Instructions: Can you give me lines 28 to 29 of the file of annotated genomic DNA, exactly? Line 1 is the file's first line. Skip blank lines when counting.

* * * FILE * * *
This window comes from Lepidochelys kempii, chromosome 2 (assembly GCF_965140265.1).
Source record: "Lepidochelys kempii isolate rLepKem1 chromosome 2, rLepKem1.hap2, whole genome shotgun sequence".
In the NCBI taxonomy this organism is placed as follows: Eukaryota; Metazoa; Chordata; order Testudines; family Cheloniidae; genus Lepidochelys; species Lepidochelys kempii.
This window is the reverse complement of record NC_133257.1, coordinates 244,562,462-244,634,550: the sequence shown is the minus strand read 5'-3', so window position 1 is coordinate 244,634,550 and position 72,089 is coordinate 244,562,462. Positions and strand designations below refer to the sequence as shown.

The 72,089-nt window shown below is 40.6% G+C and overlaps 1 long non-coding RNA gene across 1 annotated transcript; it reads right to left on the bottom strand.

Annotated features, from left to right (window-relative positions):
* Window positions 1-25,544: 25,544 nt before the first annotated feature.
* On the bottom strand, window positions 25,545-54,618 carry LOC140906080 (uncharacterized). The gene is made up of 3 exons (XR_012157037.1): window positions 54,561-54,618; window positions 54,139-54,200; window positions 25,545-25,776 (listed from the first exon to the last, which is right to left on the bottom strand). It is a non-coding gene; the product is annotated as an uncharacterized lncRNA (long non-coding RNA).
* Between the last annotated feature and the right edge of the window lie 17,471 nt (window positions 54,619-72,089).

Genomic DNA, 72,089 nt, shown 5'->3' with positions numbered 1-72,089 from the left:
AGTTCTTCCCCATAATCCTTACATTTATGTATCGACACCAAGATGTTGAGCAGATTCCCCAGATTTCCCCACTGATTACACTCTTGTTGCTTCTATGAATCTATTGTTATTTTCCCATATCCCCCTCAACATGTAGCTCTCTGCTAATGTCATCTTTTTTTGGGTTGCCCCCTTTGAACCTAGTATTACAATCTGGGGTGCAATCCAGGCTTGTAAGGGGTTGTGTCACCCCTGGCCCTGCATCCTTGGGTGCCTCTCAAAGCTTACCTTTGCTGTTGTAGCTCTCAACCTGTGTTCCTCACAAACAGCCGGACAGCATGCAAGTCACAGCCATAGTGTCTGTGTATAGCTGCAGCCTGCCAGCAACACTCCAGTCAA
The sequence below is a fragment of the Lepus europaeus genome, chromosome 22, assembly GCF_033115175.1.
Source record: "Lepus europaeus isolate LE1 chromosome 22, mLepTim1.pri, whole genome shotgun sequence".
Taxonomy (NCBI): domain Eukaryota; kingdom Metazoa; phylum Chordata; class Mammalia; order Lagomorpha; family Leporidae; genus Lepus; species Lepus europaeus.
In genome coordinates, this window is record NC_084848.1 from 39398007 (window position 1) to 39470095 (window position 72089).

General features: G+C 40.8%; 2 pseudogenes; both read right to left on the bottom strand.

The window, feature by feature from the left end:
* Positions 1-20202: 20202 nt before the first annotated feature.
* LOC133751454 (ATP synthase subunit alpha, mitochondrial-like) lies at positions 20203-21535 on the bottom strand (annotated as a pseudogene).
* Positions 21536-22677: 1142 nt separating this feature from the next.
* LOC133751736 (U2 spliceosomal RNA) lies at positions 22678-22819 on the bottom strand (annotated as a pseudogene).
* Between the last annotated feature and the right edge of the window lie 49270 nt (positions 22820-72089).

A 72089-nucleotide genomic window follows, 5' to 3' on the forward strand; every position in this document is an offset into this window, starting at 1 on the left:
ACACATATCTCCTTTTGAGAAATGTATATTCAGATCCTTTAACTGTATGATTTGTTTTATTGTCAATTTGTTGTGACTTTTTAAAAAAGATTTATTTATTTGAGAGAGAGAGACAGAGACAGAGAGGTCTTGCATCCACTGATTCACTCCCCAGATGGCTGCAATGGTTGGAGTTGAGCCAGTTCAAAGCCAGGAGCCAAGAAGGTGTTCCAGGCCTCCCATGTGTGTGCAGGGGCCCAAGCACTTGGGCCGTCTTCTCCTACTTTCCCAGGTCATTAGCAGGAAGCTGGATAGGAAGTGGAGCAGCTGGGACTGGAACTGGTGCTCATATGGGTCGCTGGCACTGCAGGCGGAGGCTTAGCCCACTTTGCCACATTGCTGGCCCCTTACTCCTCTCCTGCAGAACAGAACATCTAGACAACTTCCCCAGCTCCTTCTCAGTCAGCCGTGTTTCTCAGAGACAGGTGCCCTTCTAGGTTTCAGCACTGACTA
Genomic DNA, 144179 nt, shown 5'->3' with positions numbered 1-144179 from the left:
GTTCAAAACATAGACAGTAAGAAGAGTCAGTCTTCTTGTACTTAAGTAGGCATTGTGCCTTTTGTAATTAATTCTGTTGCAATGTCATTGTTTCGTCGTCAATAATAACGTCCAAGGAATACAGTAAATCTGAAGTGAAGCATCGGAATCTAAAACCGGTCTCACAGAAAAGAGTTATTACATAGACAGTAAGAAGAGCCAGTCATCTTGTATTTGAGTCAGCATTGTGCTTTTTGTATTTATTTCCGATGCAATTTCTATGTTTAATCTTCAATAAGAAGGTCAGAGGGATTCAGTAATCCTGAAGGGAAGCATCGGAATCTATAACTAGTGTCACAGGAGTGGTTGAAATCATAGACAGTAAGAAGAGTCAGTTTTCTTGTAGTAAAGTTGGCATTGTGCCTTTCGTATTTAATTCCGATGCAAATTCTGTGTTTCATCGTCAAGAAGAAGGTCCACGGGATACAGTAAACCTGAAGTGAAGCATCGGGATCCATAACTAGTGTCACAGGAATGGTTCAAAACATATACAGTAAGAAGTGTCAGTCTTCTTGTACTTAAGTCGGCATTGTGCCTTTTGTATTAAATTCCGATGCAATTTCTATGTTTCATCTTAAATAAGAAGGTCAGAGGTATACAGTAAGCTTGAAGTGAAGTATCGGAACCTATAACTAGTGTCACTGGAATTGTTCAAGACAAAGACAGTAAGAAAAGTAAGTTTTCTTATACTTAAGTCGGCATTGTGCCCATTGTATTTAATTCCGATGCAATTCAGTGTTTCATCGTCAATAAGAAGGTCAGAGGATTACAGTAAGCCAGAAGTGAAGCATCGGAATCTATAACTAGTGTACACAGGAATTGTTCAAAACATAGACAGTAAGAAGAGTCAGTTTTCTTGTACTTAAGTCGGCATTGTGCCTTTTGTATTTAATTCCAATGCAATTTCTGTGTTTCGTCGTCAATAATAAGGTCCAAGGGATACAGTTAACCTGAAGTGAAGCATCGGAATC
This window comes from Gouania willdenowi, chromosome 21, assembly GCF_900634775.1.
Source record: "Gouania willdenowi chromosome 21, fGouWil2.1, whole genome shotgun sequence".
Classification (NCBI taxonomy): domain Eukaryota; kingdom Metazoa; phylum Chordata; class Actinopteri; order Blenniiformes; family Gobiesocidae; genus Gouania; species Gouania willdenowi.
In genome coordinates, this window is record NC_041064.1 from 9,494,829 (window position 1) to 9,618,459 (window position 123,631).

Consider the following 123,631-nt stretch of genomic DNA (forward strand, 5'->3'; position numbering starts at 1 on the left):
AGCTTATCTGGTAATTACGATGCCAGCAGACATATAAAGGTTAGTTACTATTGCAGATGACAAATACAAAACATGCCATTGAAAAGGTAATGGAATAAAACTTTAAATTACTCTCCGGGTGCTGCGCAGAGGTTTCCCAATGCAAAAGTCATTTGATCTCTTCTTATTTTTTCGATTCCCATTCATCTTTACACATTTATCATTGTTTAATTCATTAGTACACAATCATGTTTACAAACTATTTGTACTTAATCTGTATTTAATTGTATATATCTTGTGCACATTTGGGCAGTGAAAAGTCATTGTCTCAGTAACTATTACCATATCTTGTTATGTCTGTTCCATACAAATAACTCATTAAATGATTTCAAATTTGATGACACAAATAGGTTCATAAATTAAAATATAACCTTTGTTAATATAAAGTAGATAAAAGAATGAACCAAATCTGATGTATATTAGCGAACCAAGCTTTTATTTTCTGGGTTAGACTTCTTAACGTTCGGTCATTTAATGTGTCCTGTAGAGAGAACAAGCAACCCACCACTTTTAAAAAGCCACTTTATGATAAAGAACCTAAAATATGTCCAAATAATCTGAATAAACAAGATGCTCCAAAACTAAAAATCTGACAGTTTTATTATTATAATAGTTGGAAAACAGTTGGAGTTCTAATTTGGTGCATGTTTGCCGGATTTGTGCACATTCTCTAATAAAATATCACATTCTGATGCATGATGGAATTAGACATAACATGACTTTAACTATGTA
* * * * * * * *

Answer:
Source record: "Gouania willdenowi chromosome 21, fGouWil2.1, whole genome shotgun sequence".
Classification (NCBI taxonomy): domain Eukaryota; kingdom Metazoa; phylum Chordata; class Actinopteri; order Blenniiformes; family Gobiesocidae; genus Gouania; species Gouania willdenowi.